Intraoperative blood loss was estimated by the nurse anesthetist according to standard procedures. The number of red cell units transfused before, during and after surgery (up to discharge from hospital or death) was recorded. Complications up to 3 months after surgery were recorded. First-year deaths from any cause and the date of death were retrieved from the hospital administrative database linked to the National Board of Health and Welfare's Cause of Death Register.
The pretrial sample size estimation was based on the original trial's two transfusion-related primary outcome measures. As a measure of precision in this analysis we present 95% confidence intervals for the differences in bleeding and transfusion-related variables and mortality.
The study was approved by the Medical Research Ethics Committee of Lund University (704/2004-11-30). Informed consent was obtained from all participating patients or, for patients who could not provide consent themselves due to cognitive impairment, from a family member.
Baseline characteristics of the patients using and those not using LdAA preoperatively were compared with the t-test for continuous variables and Fisher's exact test for proportions. Bleeding and transfusion-related variables were compared between the two groups using logistic regression or analysis of covariance (ANCOVA) adjusting for age (as continuous variable), sex, baseline Hb and type of surgery and odds ratios and 95% confidence intervals (CI) were calculated. A Kaplan-Meier survival curve was constructed to compare first-year mortality among patients according to preoperative use of LdAA. The Fisher exact test was used to compare mortality according to patient sex and dose of preoperative LdAA. The Fisher exact test was also used to compare postoperative complications in LdAA users and non-users. A Cox regression analysis was performed with first-year mortality as the dependent variable. The independent variables were age, sex, LdAA at the time of fracture, type of fracture, baseline cardiovascular and/or cerebrovascular disease and renal dysfunction. The hazard ratio (HR) with 95% CI was calculated. Because patients with hypertension were classified as having a cardiovascular disease and the ASA score (I, II or III/IV) was essentially based on cardiovascular disease we did not include these two variables in the model. To investigate whether a relationship between preoperative use of LdAA and mortality may differ between women and men we repeated the Cox regression analysis adding a term for the interaction between sex and preoperative LdAA use to the model. Adding compression use as a covariate in the models did not change the results. All analyses were two-sided and a P value < 0.05 was considered to indicate statistical significance.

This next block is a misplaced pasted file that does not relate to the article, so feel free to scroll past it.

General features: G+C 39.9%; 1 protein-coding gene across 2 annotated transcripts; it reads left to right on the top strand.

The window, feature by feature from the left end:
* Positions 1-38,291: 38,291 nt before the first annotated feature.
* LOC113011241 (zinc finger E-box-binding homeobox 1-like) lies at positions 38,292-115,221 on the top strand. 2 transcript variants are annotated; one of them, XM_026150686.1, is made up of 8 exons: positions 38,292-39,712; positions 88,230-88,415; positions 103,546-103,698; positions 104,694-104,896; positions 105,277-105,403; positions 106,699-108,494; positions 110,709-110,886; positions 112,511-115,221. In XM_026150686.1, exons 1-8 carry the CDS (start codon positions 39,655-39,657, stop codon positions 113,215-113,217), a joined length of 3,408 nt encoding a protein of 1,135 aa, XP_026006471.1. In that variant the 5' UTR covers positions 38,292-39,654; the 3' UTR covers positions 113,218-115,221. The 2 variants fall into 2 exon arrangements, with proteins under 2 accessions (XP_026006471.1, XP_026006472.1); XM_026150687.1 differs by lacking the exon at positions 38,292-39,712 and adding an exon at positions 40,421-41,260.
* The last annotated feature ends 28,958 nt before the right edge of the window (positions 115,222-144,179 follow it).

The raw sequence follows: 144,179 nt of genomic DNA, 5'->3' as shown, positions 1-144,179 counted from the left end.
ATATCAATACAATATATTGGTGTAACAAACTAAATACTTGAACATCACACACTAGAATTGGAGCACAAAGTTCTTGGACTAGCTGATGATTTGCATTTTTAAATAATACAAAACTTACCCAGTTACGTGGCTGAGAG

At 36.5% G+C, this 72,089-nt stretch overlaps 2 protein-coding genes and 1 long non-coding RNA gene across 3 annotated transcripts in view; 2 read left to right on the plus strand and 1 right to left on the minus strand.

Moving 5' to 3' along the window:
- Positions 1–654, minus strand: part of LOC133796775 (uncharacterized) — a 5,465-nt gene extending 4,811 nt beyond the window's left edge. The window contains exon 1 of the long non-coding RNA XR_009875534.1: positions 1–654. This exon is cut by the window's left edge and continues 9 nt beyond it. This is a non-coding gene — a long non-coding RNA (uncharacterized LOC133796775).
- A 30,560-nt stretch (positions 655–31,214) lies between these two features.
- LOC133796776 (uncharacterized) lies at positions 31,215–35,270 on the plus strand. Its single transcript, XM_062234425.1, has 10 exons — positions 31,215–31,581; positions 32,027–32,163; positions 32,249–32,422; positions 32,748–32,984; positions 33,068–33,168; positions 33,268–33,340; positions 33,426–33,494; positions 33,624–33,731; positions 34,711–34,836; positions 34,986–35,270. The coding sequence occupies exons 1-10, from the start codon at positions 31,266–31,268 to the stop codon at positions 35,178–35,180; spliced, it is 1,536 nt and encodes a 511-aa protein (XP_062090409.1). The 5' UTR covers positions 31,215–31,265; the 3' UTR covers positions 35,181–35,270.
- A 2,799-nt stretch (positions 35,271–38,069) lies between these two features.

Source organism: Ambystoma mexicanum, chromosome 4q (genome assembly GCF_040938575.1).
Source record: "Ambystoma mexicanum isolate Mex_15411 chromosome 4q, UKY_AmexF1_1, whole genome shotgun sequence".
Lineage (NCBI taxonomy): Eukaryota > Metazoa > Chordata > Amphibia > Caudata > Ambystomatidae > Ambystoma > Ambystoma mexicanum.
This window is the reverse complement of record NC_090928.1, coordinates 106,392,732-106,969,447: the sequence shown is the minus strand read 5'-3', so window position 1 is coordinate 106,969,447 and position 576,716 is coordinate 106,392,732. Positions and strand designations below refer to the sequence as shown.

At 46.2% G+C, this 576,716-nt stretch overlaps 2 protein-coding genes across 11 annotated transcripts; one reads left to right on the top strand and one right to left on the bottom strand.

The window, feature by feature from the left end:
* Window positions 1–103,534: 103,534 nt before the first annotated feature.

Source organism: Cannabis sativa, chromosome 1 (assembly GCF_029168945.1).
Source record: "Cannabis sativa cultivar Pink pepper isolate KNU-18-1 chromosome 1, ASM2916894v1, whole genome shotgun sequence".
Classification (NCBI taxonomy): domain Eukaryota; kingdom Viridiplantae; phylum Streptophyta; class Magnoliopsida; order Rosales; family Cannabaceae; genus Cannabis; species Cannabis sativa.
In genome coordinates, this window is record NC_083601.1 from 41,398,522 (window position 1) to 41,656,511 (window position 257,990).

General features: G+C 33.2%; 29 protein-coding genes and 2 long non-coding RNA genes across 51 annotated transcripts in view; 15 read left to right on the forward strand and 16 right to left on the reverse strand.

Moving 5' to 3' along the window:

BMC Musculoskelet Disord. 2011;12(254) © 2011 BioMed Central, Ltd.